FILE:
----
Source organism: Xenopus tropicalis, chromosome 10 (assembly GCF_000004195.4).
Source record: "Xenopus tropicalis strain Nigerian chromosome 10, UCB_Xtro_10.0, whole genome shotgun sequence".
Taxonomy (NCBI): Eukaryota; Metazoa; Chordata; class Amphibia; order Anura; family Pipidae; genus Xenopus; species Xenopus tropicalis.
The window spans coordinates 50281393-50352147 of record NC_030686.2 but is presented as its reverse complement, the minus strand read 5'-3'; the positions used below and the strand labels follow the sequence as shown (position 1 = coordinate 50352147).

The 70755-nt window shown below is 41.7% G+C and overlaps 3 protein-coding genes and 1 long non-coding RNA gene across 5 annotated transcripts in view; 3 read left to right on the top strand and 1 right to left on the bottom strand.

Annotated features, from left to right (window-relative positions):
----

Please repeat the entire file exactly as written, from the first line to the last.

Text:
Source organism: Xenopus tropicalis, chromosome 10 (assembly GCF_000004195.4).
Source record: "Xenopus tropicalis strain Nigerian chromosome 10, UCB_Xtro_10.0, whole genome shotgun sequence".
Taxonomy (NCBI): Eukaryota; Metazoa; Chordata; class Amphibia; order Anura; family Pipidae; genus Xenopus; species Xenopus tropicalis.
The window spans coordinates 50281393-50352147 of record NC_030686.2 but is presented as its reverse complement, the minus strand read 5'-3'; the positions used below and the strand labels follow the sequence as shown (position 1 = coordinate 50352147).

The 70755-nt window shown below is 41.7% G+C and overlaps 3 protein-coding genes and 1 long non-coding RNA gene across 5 annotated transcripts in view; 3 read left to right on the top strand and 1 right to left on the bottom strand.

Annotated features, from left to right (window-relative positions):